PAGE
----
Eli5 Why do powdered donuts feel cold?

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Why do powdered foods (powdered donuts, cornstarch, etc) feel cold when you touch them or eat them despite not being cold?

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It has to do with heat displacement. When you touch a regular solid surface you’re touching one object which holds temperature well (in heat it holds heat, in cold it hold cold). When it comes to powdered donuts, they are covered in millions of tiny surfaces each of which can hold heat for a very little time due to its small size. The powdered sugar is basically a heatsink. It feels cold because it is generally going to be colder than your body temp as a normal donut would stay about ambient room temp but these millions of tiny surfaces are colder.

Tldr: it feels colder because it IS colder.

What? They feel cold to you? I can’t say I’ve ever experienced that.

It feels cool to your tongue but not your fingers. The powdered sugar takes some heat from your tongue as it dissolves into your saliva thereby making your tongue cooler. Your fingers are dry so no dissolving happens and heat transfer is minimized.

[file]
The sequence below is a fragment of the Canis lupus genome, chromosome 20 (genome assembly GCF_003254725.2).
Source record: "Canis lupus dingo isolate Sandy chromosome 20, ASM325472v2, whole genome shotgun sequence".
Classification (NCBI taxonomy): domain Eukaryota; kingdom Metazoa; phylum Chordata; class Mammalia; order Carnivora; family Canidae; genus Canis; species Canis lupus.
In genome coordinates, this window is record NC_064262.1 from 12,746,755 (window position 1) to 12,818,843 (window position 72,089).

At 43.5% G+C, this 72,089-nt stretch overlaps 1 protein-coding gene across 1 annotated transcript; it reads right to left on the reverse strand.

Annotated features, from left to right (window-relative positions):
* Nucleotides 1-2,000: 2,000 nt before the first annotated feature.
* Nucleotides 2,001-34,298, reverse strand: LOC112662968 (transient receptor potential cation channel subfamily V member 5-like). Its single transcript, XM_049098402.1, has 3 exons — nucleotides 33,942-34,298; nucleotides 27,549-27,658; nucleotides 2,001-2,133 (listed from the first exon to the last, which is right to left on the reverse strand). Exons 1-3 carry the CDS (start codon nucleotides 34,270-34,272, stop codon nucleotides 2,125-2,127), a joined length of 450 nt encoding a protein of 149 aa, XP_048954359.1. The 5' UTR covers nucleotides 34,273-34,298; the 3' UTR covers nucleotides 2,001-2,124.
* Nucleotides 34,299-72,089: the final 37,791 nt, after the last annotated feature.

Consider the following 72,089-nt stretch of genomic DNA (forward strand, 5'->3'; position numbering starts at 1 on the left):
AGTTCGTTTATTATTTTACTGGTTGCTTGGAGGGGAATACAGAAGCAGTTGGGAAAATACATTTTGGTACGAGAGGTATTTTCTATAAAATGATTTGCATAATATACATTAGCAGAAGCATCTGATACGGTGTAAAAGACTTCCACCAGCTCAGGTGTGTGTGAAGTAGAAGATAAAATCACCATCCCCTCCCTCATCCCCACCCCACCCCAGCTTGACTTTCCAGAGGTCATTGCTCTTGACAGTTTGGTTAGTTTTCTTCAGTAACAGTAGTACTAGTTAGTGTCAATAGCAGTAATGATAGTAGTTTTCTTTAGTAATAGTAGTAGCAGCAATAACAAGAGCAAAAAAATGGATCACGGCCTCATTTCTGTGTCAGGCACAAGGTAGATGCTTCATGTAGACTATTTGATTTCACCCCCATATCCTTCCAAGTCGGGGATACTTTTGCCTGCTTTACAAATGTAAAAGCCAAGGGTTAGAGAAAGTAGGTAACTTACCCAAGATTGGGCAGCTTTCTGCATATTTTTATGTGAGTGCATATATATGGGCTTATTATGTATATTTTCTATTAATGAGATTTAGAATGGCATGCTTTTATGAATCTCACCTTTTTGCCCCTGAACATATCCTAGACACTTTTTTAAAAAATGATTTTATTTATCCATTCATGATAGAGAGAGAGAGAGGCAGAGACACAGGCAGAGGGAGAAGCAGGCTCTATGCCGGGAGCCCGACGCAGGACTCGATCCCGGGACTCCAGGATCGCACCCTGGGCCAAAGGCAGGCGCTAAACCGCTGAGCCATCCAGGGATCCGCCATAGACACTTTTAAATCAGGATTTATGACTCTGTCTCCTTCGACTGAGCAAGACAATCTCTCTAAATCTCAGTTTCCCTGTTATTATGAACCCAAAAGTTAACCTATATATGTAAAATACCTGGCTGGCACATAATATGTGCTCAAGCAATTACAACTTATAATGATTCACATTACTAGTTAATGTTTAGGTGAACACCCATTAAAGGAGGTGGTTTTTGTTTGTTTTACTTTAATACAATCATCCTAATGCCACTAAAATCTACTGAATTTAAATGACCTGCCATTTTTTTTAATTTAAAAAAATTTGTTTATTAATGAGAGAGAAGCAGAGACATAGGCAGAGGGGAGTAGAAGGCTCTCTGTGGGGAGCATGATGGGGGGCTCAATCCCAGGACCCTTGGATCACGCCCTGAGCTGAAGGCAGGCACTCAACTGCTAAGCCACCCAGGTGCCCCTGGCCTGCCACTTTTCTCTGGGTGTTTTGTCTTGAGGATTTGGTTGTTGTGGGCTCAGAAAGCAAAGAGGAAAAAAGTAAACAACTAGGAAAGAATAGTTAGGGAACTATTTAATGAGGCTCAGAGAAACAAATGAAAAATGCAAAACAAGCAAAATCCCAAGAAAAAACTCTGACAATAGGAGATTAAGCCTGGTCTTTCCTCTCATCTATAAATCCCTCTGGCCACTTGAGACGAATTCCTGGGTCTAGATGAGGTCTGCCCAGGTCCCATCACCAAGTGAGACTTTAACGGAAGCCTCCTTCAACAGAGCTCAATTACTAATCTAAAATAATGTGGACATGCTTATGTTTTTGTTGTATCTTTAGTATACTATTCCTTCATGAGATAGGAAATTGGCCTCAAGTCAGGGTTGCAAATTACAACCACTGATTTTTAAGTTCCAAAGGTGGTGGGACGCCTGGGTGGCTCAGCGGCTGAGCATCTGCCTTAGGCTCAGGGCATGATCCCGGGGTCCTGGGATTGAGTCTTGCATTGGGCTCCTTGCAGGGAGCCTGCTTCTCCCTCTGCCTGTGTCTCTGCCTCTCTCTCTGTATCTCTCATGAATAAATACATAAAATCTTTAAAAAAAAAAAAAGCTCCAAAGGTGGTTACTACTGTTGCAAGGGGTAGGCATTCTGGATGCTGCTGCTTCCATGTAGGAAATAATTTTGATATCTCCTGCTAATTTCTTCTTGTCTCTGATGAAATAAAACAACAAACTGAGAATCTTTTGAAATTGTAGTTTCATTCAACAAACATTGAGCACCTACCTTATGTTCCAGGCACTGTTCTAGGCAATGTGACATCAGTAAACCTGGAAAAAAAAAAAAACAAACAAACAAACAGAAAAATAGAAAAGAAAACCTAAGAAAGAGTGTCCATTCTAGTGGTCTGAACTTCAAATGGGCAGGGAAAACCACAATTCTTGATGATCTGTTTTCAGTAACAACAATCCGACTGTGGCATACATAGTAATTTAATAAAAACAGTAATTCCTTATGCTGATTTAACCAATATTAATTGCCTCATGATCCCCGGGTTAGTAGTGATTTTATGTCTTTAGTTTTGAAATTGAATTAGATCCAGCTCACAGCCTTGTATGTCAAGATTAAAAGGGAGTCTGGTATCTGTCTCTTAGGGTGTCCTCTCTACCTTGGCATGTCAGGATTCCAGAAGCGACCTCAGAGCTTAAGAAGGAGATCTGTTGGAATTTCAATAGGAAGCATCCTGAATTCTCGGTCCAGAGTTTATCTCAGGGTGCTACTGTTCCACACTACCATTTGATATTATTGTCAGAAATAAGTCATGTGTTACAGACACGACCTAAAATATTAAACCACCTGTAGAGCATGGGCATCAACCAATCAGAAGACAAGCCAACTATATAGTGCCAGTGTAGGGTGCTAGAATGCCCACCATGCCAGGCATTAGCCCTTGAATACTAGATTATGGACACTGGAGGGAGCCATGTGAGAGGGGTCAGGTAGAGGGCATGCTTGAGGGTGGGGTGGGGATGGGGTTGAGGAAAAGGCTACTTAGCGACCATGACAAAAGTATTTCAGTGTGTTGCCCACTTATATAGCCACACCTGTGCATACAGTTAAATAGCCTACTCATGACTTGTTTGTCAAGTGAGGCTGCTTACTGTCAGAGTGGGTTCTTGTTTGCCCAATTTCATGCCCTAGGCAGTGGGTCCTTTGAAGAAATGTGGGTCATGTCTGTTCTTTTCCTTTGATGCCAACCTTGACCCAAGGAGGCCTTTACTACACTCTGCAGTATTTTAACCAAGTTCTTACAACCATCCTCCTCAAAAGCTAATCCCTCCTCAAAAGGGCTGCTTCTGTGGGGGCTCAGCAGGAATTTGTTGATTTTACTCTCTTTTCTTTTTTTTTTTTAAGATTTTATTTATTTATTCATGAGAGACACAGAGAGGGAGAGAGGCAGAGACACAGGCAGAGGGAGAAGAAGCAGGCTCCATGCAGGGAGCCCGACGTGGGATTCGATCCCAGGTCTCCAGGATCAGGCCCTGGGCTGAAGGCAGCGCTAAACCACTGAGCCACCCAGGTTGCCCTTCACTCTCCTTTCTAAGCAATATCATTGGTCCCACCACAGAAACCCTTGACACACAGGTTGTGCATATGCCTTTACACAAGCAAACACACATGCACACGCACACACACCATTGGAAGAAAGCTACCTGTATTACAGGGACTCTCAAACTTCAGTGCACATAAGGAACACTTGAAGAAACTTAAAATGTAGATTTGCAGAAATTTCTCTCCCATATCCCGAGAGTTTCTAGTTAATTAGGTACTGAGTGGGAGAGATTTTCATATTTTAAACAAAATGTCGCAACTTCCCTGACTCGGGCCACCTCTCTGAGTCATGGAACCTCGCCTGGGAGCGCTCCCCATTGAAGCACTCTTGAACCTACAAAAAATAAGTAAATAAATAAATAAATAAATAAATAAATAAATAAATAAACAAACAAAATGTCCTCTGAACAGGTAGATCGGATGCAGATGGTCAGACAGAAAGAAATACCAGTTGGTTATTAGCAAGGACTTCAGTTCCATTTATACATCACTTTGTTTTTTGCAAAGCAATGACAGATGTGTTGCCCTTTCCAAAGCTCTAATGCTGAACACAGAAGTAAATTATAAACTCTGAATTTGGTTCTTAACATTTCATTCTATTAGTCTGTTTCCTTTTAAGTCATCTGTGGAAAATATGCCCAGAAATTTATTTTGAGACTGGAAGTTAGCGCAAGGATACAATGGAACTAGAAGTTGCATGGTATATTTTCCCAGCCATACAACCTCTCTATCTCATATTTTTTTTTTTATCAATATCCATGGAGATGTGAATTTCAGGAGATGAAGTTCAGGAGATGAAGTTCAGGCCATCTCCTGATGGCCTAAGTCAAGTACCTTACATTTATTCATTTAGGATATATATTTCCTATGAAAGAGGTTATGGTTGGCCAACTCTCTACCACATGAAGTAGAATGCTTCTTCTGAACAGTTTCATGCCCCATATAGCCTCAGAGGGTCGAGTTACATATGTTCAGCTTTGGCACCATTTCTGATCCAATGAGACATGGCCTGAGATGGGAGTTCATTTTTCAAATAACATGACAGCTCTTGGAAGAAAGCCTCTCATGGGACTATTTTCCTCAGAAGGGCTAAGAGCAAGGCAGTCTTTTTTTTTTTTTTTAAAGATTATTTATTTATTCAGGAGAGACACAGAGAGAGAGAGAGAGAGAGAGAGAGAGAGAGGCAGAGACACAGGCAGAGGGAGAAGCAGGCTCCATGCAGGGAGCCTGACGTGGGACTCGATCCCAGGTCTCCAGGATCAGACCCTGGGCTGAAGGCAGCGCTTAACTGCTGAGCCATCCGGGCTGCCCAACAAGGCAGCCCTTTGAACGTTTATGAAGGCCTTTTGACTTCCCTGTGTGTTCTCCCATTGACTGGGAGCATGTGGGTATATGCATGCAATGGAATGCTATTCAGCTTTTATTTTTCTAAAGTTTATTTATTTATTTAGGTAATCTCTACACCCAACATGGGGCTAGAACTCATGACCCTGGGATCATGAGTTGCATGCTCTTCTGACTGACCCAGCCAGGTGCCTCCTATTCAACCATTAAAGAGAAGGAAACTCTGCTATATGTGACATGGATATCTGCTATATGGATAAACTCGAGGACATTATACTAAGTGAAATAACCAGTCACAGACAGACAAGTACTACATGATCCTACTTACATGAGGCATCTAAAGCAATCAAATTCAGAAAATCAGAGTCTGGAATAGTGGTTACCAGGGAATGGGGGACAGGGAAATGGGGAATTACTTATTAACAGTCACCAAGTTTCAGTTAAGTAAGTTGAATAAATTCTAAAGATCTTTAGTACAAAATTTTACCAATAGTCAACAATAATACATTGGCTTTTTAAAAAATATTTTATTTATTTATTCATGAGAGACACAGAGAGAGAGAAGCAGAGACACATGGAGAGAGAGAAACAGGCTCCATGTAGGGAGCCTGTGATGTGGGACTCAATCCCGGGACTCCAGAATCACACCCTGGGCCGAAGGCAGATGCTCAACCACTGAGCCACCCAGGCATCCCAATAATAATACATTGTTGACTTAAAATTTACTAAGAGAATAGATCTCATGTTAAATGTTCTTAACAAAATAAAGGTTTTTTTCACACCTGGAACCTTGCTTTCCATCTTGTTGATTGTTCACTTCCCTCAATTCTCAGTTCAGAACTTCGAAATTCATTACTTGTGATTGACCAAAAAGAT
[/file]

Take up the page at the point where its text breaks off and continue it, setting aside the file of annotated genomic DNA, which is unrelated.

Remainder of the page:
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Feeling temperature for humans is a bit weird. We don’t actually feel temperature like thermometers but more like heat flow from and into our body. For example, if you place something made out of metal and a book in a freezer and leave them overnight when you take them out the metal will feel colder than the book even though they are both at the same temperature. But the metal feels colder because it is a better conductor of heat and can absorb heat faster from your body in comparison to the book.

Now the second thing you need to know about heat transfer is that it is a function of both material properties and surface area available for transferring heat. For example, if you have seen a radiator or a heat sink for a processor you will notice that they are ribbed not just a solid block. Even though a solid block of metal can transfer more heat, but to give that heat to air you need a lot of surface area, i.e. more parts where the metal and the air are in contact with each other. This is why they are designed to look like this.

If you combine the 2 previous concepts, powdered sugar or powdered stuff in general have more surface area, if you want to understand that consider a grain of sugar and now crush it into tiny pieces, you basically created more surface even though the volume is the same. More surface area equals more heat transfer and that’s why it feels colder.

This is such an amazing question. I’ve had this sensation before myself but I never thought to ask anyone why.